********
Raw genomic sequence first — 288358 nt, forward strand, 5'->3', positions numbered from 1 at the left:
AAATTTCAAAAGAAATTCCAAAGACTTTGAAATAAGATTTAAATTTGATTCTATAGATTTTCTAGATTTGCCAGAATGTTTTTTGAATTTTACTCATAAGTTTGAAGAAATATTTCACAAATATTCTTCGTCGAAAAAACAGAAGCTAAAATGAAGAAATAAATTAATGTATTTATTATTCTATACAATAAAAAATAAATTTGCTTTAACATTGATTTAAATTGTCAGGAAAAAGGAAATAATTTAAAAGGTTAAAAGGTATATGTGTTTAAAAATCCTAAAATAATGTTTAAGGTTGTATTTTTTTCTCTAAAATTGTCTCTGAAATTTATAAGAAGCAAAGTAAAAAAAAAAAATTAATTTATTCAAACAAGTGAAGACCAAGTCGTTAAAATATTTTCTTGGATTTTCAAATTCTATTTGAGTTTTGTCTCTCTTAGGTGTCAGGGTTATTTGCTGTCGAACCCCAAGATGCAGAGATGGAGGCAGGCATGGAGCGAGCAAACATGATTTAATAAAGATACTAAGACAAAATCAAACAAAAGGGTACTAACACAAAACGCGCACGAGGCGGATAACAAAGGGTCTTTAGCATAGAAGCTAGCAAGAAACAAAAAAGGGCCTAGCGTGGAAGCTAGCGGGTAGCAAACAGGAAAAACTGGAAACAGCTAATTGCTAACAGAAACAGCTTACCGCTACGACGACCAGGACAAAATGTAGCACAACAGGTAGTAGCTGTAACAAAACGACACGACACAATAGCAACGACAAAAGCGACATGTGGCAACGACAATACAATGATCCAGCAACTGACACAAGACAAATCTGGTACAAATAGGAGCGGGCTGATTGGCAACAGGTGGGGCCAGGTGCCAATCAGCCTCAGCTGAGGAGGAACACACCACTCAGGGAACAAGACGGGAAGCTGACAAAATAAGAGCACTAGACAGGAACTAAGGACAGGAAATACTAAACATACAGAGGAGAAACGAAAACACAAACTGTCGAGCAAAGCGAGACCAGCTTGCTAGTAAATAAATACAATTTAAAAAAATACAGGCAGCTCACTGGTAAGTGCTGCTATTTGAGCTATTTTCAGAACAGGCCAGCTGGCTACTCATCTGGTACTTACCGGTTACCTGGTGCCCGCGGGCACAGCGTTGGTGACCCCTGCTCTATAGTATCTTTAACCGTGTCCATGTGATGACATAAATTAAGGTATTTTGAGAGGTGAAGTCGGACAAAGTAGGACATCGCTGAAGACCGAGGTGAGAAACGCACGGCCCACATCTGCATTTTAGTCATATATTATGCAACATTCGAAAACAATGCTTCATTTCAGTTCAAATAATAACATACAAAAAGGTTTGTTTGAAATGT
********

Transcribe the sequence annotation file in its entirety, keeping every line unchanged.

Raw genomic sequence first — 288358 nt, forward strand, 5'->3', positions numbered from 1 at the left:
AAATTTCAAAAGAAATTCCAAAGACTTTGAAATAAGATTTAAATTTGATTCTATAGATTTTCTAGATTTGCCAGAATGTTTTTTGAATTTTACTCATAAGTTTGAAGAAATATTTCACAAATATTCTTCGTCGAAAAAACAGAAGCTAAAATGAAGAAATAAATTAATGTATTTATTATTCTATACAATAAAAAATAAATTTGCTTTAACATTGATTTAAATTGTCAGGAAAAAGGAAATAATTTAAAAGGTTAAAAGGTATATGTGTTTAAAAATCCTAAAATAATGTTTAAGGTTGTATTTTTTTCTCTAAAATTGTCTCTGAAATTTATAAGAAGCAAAGTAAAAAAAAAAAATTAATTTATTCAAACAAGTGAAGACCAAGTCGTTAAAATATTTTCTTGGATTTTCAAATTCTATTTGAGTTTTGTCTCTCTTAGGTGTCAGGGTTATTTGCTGTCGAACCCCAAGATGCAGAGATGGAGGCAGGCATGGAGCGAGCAAACATGATTTAATAAAGATACTAAGACAAAATCAAACAAAAGGGTACTAACACAAAACGCGCACGAGGCGGATAACAAAGGGTCTTTAGCATAGAAGCTAGCAAGAAACAAAAAAGGGCCTAGCGTGGAAGCTAGCGGGTAGCAAACAGGAAAAACTGGAAACAGCTAATTGCTAACAGAAACAGCTTACCGCTACGACGACCAGGACAAAATGTAGCACAACAGGTAGTAGCTGTAACAAAACGACACGACACAATAGCAACGACAAAAGCGACATGTGGCAACGACAATACAATGATCCAGCAACTGACACAAGACAAATCTGGTACAAATAGGAGCGGGCTGATTGGCAACAGGTGGGGCCAGGTGCCAATCAGCCTCAGCTGAGGAGGAACACACCACTCAGGGAACAAGACGGGAAGCTGACAAAATAAGAGCACTAGACAGGAACTAAGGACAGGAAATACTAAACATACAGAGGAGAAACGAAAACACAAACTGTCGAGCAAAGCGAGACCAGCTTGCTAGTAAATAAATACAATTTAAAAAAATACAGGCAGCTCACTGGTAAGTGCTGCTATTTGAGCTATTTTCAGAACAGGCCAGCTGGCTACTCATCTGGTACTTACCGGTTACCTGGTGCCCGCGGGCACAGCGTTGGTGACCCCTGCTCTATAGTATCTTTAACCGTGTCCATGTGATGACATAAATTAAGGTATTTTGAGAGGTGAAGTCGGACAAAGTAGGACATCGCTGAAGACCGAGGTGAGAAACGCACGGCCCACATCTGCATTTTAGTCATATATTATGCAACATTCGAAAACAATGCTTCATTTCAGTTCAAATAATAACATACAAAAAGGTTTGTTTGAAATGT